The Grand Crypto Party – You’re Invited, But Should You Go?

While Singaporeans have taken their baby steps, cryptocurrency is not yet legal tender here, and still a very volatile asset class.

By Quek Quan Bao, Senior Group Director of Trust Advisors Group, SG Alliance Pte Ltd.

They say, put your money where your mouth is, and some people these days are having mouthfuls of cryptocurrency for breakfast, lunch, and dinner. Why the rising appetite for crypto? Let me first explain about this new investment conundrum that has gone from two-bit curiosity to virtually impossible to ignore.

What is cryptocurrency?

Simply put, it is virtual money, the currency that operates on the decentralised blockchain platform. Its value is not determined in traditional ways such as by government control or by the price of a commodity like gold. Instead, the value of cryptocurrency is determined by open transactions in the digital sphere amongst the cryptocurrency community. It cannot be counterfeited or double-spent, and since it is not issued by any central bank, it is free of governmental interference. However, that very feature robs crypto of any sovereign guarantee, making it a high-risk asset. Trading and exchange-rate volatility compound this risk.

On the positives, crypto’s virtual nature — immunity to inflation, total transparency, and high divisibility — make it a promising candidate for use as legal tender. As recently as in June 2021, El Salvador became the first country in the world to recognise Bitcoin as legal tender1. Companies such as Microsoft and PayPal have been accepting Bitcoin as a form of payment since 20142.

Is Cryptocurrency here to stay?

In early August 2021, the Monetary Authority of Singapore (MAS) granted an “in-principle approval”3 under the Payment Services Act to an Australian digital payment token service provider, essentially paving the way for the licensing of the first operator of its kind in Singapore. The central bank has indicated that more licences will be granted.

As global financial regulators continue to scrutinise cryptocurrency, Singapore’s friendly regulatory environment is attracting related companies from around the world. Exciting times are definitely ahead for cryptocurrency. But to take it seriously as a key asset class in your portfolio, I’m still giving it a hard pass.

Let me explain – crypto is much like arcade tokens. It stands for money, but it is not actual money. Since it is not backed by physical commodities such as precious metals, it’s all in thin air. Let’s say, you exchanged $1,000 for 1,000 tokens of an arcade owner. To your poor luck, that operator vanishes the next day, leaving you high and dry with their worthless 1,000 tokens. Likewise, with cryptocurrency. There is an intrinsic risk of it turning into junk in the blink of an eye.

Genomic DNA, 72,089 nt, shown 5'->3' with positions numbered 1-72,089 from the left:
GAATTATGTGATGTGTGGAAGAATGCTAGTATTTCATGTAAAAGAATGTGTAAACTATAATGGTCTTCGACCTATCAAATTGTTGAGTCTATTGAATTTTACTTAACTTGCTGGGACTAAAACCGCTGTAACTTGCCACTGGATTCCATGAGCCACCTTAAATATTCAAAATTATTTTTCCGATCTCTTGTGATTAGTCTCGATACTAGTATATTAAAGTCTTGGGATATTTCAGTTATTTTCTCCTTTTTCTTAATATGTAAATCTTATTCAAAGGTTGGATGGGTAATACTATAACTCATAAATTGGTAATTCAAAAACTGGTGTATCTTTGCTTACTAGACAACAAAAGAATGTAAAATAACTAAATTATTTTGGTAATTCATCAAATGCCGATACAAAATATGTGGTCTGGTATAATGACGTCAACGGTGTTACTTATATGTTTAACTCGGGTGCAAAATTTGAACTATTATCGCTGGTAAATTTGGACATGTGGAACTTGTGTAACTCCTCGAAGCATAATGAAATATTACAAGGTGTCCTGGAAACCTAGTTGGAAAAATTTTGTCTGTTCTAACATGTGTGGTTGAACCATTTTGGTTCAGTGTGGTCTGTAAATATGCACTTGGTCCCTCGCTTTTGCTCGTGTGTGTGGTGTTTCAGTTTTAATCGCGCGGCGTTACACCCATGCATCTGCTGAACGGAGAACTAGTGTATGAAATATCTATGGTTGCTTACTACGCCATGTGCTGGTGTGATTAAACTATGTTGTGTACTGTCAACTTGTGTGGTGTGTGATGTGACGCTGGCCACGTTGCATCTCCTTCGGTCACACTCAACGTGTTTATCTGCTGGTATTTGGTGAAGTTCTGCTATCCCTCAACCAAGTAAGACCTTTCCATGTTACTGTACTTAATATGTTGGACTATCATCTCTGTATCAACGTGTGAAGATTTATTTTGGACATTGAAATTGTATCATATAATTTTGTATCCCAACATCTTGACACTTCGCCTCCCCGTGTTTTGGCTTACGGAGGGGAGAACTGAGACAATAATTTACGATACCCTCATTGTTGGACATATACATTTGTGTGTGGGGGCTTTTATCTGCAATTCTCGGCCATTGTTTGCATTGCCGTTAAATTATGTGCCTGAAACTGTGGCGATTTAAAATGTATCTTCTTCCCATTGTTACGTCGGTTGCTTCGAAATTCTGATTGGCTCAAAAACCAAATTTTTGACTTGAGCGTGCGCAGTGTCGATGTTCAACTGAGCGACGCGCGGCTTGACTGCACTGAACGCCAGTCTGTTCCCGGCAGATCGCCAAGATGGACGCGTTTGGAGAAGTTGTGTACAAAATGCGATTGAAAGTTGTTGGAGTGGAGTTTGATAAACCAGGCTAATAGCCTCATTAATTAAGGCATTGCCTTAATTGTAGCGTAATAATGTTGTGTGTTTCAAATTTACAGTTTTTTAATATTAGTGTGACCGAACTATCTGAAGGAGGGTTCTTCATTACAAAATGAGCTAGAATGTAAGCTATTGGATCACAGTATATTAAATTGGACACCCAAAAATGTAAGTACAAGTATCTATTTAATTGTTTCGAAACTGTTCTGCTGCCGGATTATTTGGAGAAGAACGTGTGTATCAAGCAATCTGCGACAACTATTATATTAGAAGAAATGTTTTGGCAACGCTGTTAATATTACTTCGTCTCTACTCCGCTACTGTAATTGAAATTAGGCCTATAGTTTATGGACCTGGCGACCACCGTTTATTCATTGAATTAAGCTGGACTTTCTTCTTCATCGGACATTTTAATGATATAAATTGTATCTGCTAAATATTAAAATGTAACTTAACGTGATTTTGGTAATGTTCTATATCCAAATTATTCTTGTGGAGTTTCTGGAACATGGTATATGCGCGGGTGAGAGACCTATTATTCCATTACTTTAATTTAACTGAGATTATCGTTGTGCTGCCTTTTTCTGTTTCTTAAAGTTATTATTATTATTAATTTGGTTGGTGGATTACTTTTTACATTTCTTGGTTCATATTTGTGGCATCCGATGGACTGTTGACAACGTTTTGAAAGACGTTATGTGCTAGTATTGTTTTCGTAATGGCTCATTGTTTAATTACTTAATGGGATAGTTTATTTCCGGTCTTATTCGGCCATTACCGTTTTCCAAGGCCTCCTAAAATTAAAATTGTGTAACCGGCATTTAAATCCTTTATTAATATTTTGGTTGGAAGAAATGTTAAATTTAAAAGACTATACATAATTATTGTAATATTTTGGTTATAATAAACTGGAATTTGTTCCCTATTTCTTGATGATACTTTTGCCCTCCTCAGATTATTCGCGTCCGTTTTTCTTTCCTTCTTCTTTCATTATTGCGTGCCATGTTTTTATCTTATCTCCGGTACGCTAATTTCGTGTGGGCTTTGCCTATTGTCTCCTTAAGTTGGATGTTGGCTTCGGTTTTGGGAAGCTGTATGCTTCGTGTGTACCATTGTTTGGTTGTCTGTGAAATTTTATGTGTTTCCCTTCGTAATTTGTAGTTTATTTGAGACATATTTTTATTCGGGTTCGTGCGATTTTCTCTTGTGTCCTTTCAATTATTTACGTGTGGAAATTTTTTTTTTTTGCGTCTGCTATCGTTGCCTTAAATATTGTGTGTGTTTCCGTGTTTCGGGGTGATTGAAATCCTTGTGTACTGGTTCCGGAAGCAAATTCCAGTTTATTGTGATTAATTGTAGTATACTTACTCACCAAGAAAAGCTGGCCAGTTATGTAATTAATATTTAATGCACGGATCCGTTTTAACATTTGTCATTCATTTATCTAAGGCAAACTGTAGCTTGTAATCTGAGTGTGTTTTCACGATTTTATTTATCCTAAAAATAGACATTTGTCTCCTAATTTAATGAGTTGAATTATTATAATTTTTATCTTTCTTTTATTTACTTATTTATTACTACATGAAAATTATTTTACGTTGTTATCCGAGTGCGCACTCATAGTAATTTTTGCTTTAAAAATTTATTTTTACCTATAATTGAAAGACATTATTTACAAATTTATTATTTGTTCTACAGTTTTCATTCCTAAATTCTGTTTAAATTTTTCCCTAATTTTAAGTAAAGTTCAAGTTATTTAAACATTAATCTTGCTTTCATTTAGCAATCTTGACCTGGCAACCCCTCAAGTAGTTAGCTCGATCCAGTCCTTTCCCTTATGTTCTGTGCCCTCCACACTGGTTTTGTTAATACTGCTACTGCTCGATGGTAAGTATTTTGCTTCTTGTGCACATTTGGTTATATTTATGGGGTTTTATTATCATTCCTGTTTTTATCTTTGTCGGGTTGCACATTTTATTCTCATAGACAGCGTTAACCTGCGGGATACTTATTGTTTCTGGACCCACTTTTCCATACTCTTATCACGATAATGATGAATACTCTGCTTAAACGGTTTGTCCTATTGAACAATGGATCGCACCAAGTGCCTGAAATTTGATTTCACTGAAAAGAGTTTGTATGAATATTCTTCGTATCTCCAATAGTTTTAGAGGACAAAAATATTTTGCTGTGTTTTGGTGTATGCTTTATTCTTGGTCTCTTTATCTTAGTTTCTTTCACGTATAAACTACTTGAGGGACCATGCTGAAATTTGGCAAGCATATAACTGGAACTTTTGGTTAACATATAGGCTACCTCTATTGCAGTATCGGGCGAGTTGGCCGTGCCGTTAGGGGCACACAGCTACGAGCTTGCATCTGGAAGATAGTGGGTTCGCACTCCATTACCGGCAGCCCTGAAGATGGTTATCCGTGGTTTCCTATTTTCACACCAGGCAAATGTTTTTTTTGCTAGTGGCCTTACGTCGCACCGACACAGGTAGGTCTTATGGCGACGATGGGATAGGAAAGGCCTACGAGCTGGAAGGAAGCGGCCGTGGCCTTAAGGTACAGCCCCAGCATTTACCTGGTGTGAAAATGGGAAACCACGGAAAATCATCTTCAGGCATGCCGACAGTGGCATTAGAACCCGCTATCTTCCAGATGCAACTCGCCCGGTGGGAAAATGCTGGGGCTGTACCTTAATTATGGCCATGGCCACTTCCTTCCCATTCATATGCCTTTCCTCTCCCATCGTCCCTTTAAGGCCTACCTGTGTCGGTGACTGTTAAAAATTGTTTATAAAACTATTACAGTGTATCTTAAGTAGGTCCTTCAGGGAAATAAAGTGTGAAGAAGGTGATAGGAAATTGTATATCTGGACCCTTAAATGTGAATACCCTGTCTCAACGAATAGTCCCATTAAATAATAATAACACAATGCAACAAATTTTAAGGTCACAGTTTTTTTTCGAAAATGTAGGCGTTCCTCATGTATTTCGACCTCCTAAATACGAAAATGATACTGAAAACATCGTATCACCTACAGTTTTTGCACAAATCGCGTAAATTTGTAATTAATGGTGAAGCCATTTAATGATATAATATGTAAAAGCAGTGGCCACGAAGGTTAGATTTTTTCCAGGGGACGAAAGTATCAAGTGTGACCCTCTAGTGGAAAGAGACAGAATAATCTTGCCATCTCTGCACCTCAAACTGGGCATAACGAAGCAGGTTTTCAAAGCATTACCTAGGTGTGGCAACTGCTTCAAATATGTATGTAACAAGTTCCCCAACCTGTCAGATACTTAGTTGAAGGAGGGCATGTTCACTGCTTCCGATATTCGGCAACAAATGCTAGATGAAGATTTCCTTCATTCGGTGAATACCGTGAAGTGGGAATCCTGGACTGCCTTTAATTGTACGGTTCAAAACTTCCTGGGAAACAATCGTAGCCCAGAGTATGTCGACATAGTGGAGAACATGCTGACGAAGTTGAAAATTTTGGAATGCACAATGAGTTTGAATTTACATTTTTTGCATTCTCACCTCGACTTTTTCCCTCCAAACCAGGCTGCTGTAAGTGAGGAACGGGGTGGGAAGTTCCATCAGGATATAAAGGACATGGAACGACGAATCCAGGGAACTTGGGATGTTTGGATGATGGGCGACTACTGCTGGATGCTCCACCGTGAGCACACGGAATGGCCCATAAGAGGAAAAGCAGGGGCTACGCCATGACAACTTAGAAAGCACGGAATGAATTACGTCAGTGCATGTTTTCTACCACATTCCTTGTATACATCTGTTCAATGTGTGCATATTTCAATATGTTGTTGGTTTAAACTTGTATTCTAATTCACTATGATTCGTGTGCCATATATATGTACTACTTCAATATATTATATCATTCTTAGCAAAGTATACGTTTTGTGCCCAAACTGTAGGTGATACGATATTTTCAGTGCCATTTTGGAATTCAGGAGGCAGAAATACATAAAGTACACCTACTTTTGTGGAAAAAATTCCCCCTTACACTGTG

Your crypto investment could be vulnerable if regulators get serious with their crackdown. In recent news4, the Monetary Authority of Singapore has stopped from carrying on its unlicensed payment services, and put Binance on the MAS Investor Alert List5.

In general, cryptocurrency remains a volatile asset to hold.

Will I recommend crypto?

To succeed at the crypto tradecraft, one needs deep subject knowledge, skills, and a lot of luck. I feel there are many other ways to grow wealth through informed choices.

My advice to everybody that has honest money to invest – play safe, be mainstream. Keep an eye on cryptocurrency. But stay faithful to good old-fashioned stocks, unit trusts, ETFs, bonds, and the like. Although returns on them are not guaranteed, the instruments are regulated and backed by physical assets or entities. For example, government bonds are backed by the government.

And if you are looking for guaranteed returns, consider annuity plans or endowment plans backed by the Singapore Deposit Insurance Corporation(SDIC).

Get in touch with me if you would like to continue the conversation about cryptocurrency and other opportunities in the investment landscape in Singapore.

1 Source: Forbes,
2 Source: GoBankingRates,
3 Source: Straits Times,
4 Source: Business Times,
5 Source: Monetory Authority of Singapore,

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